You'd be hard-pressed to find a bigger critic of the music industry than yours truly. While the major labels never seem to stop whining about their shrinking profits, a huge music fan like myself sees nothing but offensively overpriced concert tickets and compact discs that have yet to drop in price nearly 20 years later. Throw in the repeated format changes that have left me buying the same album three or four times (vinyl, cassette, CD and now the simultaneously dreaded and beloved remastered CD) and I'm this close to arguing that stealing music off the Internet is my god-given right. (Don't make me launch into my spiel about how it's the label making the money, not the artist.)
So here I was yesterday at Circuit City yesterday having my camera looked at by a technician when I couldn't help wandering into the CD section (a veritable wasteland since CDs are for "old folks," you know). Suddenly, there they were on the shelf: the Pretenders' third and fourth albums, expanded and remastered. True, I'd already shelled out 40 bucks when their classic eponymous debut and brilliant sophomore effort were given the royal treatment back in '06 (each of those were two-disc collections and the rare demos were worth the price). But after looking at the reissued "Learning to Crawl" and "Get Close," I quickly realized none of the bonus tracks were anything I didn't either already have or particularly want. As I attempted to put them back on the shelf -- reminding myself that I could probably count the number of times I'd listened to either of these albums in the past five years on one hand and the CDs I have of them are in more than OK condition -- I realized it wasn't really the music industry's fault for making me want to buy these things so badly. Sure, the enhanced sound and occasional extra features are their way of upping the ante. But just looking at those two familiar album jackets I knew that deep inside me I'm just lonesome for a place I know. That what I'm really buying is a piece of my childhood. A time when MTV actually played music videos and I actually knew who all of the artists on the Billboard Charts were. (These days I don't think I could name one, unless James Taylor's new album -- of old songs -- is still floating around.) A time when I could literally spend hours combing through stacks of records (without back pain). A time when going to a concert was something that was planned out and organized for months in advance. (I debuted my Limahl two-tone 'do at a Pretenders concert, after all.) And those tickets cost less than today's "convenience" fees.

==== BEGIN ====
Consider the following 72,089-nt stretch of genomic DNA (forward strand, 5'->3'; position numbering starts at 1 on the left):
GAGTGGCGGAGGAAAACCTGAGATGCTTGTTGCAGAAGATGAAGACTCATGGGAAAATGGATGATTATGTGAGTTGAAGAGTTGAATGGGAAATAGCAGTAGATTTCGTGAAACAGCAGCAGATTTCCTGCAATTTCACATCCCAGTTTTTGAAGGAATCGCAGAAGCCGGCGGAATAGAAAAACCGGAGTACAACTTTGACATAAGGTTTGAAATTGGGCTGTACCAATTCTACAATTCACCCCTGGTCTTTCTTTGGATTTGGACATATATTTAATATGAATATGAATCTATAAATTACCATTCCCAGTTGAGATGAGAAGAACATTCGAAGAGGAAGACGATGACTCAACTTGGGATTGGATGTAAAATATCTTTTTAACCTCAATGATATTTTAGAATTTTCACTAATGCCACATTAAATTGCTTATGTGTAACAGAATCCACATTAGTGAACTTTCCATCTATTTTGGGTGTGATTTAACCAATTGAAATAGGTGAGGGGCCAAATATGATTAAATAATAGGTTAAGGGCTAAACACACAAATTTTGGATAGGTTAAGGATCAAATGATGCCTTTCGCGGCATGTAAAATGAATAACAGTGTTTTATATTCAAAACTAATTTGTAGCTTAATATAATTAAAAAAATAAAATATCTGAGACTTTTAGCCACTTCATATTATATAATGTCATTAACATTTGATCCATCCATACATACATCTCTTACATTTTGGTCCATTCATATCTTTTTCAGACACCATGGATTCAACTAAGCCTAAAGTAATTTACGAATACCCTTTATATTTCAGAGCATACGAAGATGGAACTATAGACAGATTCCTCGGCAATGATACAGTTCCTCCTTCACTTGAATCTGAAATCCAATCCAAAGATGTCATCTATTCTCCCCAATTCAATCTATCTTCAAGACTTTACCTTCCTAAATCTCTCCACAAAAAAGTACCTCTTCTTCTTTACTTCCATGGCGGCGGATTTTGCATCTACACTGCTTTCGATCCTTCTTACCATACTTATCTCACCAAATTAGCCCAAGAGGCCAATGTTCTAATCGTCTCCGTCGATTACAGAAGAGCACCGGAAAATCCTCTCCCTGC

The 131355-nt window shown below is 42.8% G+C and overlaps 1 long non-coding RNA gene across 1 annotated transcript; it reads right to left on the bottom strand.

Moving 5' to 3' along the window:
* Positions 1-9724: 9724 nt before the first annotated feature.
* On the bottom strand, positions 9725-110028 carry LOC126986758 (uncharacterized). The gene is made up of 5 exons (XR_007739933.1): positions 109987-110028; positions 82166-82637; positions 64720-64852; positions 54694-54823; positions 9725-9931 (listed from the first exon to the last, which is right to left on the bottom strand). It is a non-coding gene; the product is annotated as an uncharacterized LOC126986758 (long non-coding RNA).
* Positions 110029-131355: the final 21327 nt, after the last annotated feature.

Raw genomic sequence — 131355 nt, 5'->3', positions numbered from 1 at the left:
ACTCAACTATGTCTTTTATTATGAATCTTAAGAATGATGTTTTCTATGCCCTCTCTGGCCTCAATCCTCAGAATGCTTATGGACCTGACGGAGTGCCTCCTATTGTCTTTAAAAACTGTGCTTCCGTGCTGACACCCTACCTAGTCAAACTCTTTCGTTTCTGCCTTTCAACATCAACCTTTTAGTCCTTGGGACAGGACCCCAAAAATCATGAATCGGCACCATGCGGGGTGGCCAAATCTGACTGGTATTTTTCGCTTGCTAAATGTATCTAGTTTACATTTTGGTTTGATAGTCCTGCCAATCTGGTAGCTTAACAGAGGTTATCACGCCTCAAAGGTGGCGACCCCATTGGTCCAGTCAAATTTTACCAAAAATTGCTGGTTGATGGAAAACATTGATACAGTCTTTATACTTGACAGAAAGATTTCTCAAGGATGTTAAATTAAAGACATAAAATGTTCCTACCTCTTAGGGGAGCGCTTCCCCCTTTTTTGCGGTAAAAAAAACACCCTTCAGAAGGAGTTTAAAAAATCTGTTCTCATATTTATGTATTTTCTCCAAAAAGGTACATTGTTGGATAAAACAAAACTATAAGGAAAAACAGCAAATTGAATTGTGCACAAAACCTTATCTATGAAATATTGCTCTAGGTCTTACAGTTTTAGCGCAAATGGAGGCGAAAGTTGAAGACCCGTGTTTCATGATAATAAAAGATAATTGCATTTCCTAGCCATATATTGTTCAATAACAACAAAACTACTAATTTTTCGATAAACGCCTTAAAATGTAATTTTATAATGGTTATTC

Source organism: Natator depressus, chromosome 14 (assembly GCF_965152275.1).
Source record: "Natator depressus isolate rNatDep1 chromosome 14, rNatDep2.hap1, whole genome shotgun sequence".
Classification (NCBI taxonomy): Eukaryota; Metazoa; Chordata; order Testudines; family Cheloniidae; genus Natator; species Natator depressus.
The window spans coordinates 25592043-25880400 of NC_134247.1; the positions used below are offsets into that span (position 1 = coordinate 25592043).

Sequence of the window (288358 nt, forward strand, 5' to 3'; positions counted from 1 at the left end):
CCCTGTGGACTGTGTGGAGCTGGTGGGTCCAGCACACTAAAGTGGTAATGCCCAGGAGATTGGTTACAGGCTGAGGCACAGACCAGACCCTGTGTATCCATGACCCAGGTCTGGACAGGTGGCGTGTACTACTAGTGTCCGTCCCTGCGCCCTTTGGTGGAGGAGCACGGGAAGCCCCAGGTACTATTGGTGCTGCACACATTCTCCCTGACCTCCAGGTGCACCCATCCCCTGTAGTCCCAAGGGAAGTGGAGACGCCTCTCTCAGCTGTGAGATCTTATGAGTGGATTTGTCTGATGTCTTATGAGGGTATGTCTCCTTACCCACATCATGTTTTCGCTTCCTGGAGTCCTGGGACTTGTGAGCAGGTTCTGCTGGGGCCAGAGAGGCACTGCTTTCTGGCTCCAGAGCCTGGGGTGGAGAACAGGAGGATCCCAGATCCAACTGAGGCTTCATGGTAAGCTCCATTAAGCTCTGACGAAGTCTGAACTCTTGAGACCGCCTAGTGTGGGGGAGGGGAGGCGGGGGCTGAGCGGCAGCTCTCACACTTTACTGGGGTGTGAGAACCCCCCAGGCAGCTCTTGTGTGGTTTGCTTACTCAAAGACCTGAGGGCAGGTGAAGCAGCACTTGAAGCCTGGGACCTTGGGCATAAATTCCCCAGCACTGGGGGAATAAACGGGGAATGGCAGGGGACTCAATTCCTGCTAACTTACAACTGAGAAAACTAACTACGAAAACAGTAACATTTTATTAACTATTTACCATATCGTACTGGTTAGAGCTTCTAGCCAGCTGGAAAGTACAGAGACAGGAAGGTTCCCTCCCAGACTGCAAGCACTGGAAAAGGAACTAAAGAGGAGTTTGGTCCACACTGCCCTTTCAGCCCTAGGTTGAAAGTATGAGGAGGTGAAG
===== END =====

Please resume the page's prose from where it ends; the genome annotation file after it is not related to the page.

Perhaps my admission is something music marketing types are on to and they're deliberately preying upon nostalgia geeks like me. But deep down I don't really care. For those few minutes when I'm buying these shiny "new" albums, I like pretending.
"Learning to Crawl": Produced by Chris Thomas, the Pretenders' hit 1984 album includes the all-time classics "Back on the Chain Gang, "Middle Of The Road," "My City Was Gone," and the underrated"Show Me" Also features their memorable cover of the Persuaders' 1971 hit "Thin Line Between Love And Hate" and Hynde's gorgeous contemporary Christmas classic "2000 Miles." For those wondering, the seven bonus tracks --two previously unissued -- include live versions of "My City Was Gone" and "Money" (from 1985's US Festival!) as well as three Denmark Street demos, including "I Hurt You" and "When I Change My Life."
"Get Close": The band's 1986 features the Top 10 hit "Don't Get Me Wrong" and the standouts "How Much Did You Get For Your Soul," "Hymn To Her," "I Remember You" and the Hendrix cover "Room Full Of Mirrors." Six bonus tracks include the previously unreleased "Dance (Take 1)" and "Don't Get Me Wrong" (live), as well as an alternate version of "Hold A Candle To This," a remix of "Tradition of Love," and "Thumbelina" (live).